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Evidence-Based Complementary and Alternative Medicine
Volume 2011 (2011), Article ID 254914, 7 pages
Research Article

Caffeoylquinic Acids Are Major Constituents with Potent Anti-Influenza Effects in Brazilian Green Propolis Water Extract

1Nagaragawa Research Center, API Co., Ltd., 692-3 Nagara, Yamasaki, Gifu 502-0071, Japan
2United Graduate School of Drug Discovery and Medical Information Sciences, Gifu University, 1-1 Yanagido, Gifu 501-1193, Japan
3CREST, Japan Science and Technology Agency, 4-1-8 Honcho, Kawaguchi, Saitama 332-0012, Japan
4Center for Emerging Infectious Diseases, Gifu University, 1-1 Yanagido, Gifu 501-1194, Japan

Received 18 November 2010; Revised 27 December 2010; Accepted 9 January 2011

Copyright © 2011 Tomohiko Urushisaki et al. This is an open access article distributed under the Creative Commons Attribution License, which permits unrestricted use, distribution, and reproduction in any medium, provided the original work is properly cited.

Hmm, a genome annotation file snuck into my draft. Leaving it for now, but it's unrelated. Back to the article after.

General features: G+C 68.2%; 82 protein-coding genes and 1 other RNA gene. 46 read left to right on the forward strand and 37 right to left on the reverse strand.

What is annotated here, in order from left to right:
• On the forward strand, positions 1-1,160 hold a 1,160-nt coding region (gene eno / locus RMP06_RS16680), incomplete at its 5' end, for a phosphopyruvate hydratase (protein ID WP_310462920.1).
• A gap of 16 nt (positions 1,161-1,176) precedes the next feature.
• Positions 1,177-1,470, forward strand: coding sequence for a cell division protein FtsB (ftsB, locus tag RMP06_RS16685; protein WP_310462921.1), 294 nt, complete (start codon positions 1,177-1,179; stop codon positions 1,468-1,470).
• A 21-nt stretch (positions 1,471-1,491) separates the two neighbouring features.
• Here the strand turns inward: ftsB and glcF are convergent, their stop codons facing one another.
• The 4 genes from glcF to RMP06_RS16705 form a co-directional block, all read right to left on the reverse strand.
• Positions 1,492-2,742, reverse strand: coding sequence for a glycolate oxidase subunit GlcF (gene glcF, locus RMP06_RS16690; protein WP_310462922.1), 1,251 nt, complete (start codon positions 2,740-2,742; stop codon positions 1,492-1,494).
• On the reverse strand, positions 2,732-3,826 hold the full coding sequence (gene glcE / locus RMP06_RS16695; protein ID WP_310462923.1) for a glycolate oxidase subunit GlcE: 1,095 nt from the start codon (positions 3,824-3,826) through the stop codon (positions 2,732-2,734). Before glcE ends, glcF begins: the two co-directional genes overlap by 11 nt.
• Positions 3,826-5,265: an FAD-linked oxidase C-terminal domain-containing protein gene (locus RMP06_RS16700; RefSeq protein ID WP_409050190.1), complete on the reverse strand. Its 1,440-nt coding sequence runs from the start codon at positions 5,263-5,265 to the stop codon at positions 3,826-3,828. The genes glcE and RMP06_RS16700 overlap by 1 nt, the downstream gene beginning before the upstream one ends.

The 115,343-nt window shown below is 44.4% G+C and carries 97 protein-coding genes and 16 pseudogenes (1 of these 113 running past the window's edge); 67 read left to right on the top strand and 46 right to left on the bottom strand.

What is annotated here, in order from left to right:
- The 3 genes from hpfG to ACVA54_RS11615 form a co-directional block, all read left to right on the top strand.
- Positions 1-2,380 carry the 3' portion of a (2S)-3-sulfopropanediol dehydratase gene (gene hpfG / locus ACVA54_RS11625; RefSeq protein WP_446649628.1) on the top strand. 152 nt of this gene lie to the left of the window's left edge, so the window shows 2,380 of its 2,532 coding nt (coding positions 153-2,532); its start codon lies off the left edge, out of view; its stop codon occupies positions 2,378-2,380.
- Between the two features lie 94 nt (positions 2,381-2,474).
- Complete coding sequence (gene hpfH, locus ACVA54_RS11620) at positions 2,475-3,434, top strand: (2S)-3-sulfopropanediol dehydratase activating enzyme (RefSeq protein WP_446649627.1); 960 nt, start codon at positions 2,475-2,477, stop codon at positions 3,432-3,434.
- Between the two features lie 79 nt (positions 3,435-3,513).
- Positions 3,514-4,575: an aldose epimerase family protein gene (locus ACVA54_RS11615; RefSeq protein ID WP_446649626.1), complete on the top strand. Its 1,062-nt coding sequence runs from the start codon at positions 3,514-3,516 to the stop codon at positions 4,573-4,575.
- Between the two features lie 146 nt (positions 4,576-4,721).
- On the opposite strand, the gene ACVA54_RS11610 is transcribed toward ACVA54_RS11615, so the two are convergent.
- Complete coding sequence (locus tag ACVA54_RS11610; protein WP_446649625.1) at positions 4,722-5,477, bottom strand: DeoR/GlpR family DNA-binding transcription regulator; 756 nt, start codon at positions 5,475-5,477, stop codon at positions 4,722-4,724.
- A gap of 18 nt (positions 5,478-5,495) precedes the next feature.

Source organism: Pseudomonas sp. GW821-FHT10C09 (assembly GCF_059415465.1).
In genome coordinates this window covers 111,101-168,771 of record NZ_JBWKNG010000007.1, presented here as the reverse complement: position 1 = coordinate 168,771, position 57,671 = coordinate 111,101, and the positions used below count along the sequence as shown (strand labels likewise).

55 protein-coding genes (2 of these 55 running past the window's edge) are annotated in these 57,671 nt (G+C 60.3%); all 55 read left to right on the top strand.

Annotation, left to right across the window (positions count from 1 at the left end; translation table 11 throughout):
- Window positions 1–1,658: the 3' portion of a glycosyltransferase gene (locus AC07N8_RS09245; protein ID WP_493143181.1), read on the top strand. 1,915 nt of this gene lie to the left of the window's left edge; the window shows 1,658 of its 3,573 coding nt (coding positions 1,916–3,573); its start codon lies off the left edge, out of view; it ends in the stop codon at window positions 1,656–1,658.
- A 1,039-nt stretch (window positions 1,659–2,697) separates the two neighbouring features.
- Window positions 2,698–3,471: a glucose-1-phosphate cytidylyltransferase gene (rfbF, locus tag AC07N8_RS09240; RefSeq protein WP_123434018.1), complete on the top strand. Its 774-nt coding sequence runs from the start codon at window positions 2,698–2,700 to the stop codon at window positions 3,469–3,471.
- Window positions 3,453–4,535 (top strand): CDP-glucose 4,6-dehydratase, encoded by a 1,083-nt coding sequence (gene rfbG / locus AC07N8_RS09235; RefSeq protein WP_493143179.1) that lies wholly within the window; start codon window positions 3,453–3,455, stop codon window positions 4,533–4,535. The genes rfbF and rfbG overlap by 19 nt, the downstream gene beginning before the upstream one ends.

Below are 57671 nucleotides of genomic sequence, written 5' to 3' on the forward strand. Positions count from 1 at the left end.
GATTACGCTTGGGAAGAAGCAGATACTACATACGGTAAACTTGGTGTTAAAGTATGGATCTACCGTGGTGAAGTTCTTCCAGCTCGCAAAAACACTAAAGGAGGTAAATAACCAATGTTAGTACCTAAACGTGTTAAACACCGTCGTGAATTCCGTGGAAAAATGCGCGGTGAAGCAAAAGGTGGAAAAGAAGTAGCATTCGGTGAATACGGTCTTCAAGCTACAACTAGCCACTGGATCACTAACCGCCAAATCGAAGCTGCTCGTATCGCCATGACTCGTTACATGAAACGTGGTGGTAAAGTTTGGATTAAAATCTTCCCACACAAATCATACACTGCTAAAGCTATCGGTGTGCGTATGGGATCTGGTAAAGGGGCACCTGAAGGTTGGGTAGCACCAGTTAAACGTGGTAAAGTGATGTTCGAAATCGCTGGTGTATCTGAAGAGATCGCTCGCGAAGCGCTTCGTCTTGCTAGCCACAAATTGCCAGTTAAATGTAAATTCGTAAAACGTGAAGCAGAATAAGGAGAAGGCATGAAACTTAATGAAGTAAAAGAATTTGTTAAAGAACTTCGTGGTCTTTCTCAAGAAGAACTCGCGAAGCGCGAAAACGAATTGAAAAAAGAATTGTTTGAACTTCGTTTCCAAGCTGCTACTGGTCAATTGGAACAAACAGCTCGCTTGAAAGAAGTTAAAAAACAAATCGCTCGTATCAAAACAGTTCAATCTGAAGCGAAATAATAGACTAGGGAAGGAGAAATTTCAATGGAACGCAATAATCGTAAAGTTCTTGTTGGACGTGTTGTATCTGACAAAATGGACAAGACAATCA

Influenza A viral infections reached pandemic levels in 1918, 1957, 1968, and, most recently, in 2009 with the emergence of the swine-origin H1N1 influenza virus. The development of novel therapeutics or prophylactics for influenza virus infection is urgently needed. We examined the evaluation of the anti-influenza virus (A/WSN/33 (H1N1)) activity of Brazilian green propolis water extract (PWE) and its constituents by cell viability and real-time PCR assays. Our findings showed strong evidence that PWE has an anti-influenza effect and demonstrate that caffeoylquinic acids are the active anti-influenza components of PWE. Furthermore, we have found that the amount of viral RNA per cell remained unchanged even in the presence of PWE, suggesting that PWE has no direct impact on the influenza virus but may have a cytoprotective activity by affecting internal cellular process. These findings indicate that caffeoylquinic acids are the active anti-influenza components of PWE. Above findings might facilitate the prophylactic application of natural products and the realization of novel anti-influenza drugs based on caffeoylquinic acids, as well as further the understanding of cytoprotective intracellular mechanisms in influenza virus-infected cells.